We need to ditch streaming services for physical media

When I was a child and Taylor Swift released new music, I would get a shiny new CD for my birthday or Christmas. Over the years, I’ve collected most of Swift’s discography, and when I got my own car, I filled my glovebox with CDs.

I’ve collected lots of physical media like CDs, DVDs, books and video games, and you should, too.

For one thing, it’s convenient. When you’re on a road trip, perhaps driving home from college for the summer, you’re bound to go through long stretches of road with spotty service, and suddenly the music on your phone doesn’t work. That’s when CDs come to the rescue — no more driving in silence!

Another perk of physical media is when artists produce special editions of their art that can only be purchased physically. When I was little, I pored over the lyric booklet inside my “Red” CD, searching for the hidden messages that Swift had left for fans.

I recently bought Kacey Musgraves’ new album and found the cover and case to be beautiful, something I never would’ve seen had I only streamed the album.

There’s something special about holding art in your hands and knowing it’s only yours, seeing all the work the artist put into it, down to the last detail. Plus, you can’t get an autographed CD or book if it’s digital.

Another reason I’ve begun to collect physical media — particularly DVDs — is because some media is slipping through the cracks of streaming services and becoming incredibly difficult to find.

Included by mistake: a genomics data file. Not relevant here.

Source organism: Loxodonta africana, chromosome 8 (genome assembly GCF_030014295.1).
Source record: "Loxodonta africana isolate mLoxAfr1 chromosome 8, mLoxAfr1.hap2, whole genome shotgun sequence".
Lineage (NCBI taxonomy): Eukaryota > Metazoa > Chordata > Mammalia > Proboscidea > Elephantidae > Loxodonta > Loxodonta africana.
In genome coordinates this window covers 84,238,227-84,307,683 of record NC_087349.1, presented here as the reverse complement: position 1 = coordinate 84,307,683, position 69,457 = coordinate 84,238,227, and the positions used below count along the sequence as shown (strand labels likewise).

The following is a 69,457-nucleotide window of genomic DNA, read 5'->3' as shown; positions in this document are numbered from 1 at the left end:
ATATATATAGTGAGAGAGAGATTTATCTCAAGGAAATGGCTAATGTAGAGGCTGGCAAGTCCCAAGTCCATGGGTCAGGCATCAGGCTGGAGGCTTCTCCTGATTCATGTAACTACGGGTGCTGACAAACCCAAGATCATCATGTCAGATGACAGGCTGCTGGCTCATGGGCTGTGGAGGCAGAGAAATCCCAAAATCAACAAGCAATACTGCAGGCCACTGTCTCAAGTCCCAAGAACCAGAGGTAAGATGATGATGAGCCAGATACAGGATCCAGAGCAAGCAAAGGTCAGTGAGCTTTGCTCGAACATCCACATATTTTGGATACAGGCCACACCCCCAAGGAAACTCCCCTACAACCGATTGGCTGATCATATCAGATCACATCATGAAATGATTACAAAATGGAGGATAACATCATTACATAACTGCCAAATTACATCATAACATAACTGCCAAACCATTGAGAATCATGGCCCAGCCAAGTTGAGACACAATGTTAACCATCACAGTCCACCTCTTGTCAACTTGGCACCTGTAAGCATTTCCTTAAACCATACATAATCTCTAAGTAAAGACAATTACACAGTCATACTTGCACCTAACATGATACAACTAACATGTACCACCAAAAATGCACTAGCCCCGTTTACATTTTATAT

I have subscriptions to Netflix, Hulu and Amazon Prime, so it’s frustrating when I’m searching for a movie that isn’t on any of those platforms. It’s especially alarming when I Google a movie or TV show just to find that it’s not available on any streaming service, not even for purchase.

This is becoming an increasingly prominent issue for older, lesser-known movies. There are movies I watched as a kid, on a DVD from who-knows-where, that I’ve tried to find and rewatch as an adult, only to learn that the movie was so niche the only way to watch it now is to purchase the DVD off Ebay.

Streaming services can be great, and I think you can keep a subscription or two for when you want to watch a movie you’ve never seen or one you don’t love enough to own.

The reality is that streaming services don’t provide long term preservation of media. If you have favorite movies or shows that you come back to regularly, that you want to show your friends or your kids eventually, you should buy the DVD yourself.

Photo by Brett Jordan on Unsplash.